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The crusty old editor speaks

February 2, 2019

The author of the little — 67-page — guidebook The Old Editor Says: Maxims for Writing and Editing (first published in 2013), the old-school newspaper editor John E. McIntyre, writing as a curmudgeonly, sometimes imperious, character of the same name, as seen on the book’s front cover:


(#1) The name of this image file is McIntyreOldEdtor.jpg; that fact will eventually become significant

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Notes on PSP = PST

December 11, 2018

Follow-ups to my posting “A vernacular construction?” yesterday, about expressions like had went and had ran, non-standard counterparts to standard had gone and had run, respectively — which Ben Yagoda has characterized, misleadingly, as exemplifying vernacular constructions involving the inflectional category PST rather than the standard category PSP. Instead, I maintained, the constructions in question call for the PSP, period, but in some vernacular varieties, the PSP forms of some verbs are pronounced the same as the corresponding PST forms (while in the standard language these forms are phonologically distinct).

My posting noted that the vernaculars here extended an already very strong generalization, PSP = PST — that the PSP form is pronounced the same as the PST — so that it applies to almost all verbs, and a Facebook commenter emphasized the greater regularity of the resulting system vis-a-vis the standard array of forms. All true, but critics of non-standard varieties still manage to use these facts to disparage speakers of these varieties.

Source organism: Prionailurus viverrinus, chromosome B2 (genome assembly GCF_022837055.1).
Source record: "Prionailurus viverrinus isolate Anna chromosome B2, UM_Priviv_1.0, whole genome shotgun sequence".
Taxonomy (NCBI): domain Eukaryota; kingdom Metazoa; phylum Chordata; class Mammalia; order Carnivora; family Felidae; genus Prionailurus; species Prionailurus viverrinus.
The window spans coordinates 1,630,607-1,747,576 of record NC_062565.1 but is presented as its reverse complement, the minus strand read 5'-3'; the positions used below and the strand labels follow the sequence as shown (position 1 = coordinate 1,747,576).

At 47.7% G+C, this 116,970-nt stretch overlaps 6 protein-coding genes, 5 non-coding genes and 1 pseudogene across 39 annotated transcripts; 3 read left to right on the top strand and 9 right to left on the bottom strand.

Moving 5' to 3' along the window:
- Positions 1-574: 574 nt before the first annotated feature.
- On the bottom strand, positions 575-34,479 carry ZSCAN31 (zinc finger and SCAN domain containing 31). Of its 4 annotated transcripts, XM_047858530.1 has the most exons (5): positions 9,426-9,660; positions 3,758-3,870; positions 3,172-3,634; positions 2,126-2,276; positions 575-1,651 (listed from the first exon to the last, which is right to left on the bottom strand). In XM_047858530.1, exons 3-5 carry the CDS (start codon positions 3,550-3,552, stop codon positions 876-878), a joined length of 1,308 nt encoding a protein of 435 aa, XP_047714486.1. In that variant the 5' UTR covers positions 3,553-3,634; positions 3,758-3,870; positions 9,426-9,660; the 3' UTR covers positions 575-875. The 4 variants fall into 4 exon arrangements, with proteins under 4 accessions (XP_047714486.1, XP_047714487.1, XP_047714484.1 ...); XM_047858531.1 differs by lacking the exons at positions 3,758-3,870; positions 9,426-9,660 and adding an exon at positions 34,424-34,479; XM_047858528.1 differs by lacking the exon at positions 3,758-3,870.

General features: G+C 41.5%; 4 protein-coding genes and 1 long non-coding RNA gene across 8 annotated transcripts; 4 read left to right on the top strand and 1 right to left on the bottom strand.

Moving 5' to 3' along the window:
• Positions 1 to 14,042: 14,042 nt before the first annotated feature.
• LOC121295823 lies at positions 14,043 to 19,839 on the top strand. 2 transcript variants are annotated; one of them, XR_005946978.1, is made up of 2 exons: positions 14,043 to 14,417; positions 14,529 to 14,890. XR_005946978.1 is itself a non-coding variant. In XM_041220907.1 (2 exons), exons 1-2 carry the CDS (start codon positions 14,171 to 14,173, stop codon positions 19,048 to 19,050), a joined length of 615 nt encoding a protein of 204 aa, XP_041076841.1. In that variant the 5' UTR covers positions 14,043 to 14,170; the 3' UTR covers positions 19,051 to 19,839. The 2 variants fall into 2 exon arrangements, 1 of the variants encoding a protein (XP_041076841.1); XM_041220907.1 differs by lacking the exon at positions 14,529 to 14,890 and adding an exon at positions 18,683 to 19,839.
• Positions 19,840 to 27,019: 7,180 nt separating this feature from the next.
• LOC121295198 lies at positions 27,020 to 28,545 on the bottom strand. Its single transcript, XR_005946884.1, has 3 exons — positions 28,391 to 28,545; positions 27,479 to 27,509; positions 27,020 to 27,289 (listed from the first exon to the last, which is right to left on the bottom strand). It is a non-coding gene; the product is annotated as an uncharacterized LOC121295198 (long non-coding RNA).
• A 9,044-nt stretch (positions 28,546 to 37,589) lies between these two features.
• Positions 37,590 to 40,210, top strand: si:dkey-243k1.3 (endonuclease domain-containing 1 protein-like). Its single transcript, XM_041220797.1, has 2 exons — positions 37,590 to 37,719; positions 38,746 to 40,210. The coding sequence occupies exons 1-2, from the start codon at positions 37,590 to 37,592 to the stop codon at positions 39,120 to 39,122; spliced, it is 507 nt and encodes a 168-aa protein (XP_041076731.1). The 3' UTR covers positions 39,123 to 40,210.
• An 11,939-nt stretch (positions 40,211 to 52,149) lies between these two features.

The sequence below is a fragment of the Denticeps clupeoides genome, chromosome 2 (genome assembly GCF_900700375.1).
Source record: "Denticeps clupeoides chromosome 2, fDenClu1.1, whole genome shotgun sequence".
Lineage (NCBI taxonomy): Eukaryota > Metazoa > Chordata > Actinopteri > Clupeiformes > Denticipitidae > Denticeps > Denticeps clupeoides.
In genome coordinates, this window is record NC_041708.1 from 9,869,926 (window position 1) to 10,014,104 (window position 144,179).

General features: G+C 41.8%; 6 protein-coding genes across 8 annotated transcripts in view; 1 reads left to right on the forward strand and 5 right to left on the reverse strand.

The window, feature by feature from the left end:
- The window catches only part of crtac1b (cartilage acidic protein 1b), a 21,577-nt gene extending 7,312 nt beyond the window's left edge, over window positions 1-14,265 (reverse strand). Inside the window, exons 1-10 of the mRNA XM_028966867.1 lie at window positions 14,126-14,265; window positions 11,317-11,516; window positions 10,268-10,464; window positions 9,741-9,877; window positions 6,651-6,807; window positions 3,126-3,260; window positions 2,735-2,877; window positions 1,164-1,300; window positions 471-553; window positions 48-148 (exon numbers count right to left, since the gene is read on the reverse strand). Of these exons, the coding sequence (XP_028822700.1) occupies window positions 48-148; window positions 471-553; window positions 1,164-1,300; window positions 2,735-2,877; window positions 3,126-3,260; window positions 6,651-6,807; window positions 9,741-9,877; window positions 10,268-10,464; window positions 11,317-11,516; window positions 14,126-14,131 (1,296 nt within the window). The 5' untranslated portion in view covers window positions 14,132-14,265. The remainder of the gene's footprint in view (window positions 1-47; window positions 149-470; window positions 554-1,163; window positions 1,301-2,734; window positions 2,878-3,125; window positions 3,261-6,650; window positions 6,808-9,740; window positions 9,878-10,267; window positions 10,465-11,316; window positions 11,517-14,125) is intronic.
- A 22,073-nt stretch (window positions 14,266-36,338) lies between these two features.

And then it occurred to me that Ben was viewing expressions like had went and had ran as if he had produced them himself, in which case they’d be inadvertent errors, substitutions of one inflectional category (PST) for another (PSP). But the expressions need to be seen from the viewpoint of the varieties they occur in — and there, they simply involve phonological realizations of the inflectional category PSP.

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A vernacular construction?

December 10, 2018

Ben Yagoda on the Chronicle of Higher Education‘s Lingua Franca blog on 12/5/18, “Why Do I Really, Really Want to Say ‘Had Went’?”

… You see what [actor and director Jonah] Hill and [director Bryan] Fogel were doing, grammatically. They were using the preterite (ran, went) instead of the past participle (run, gone). This is by no means a new thing. Writing in 1781, John Witherspoon decried the “vulgarisms” had fell, had rose, had broke, had threw, and had drew.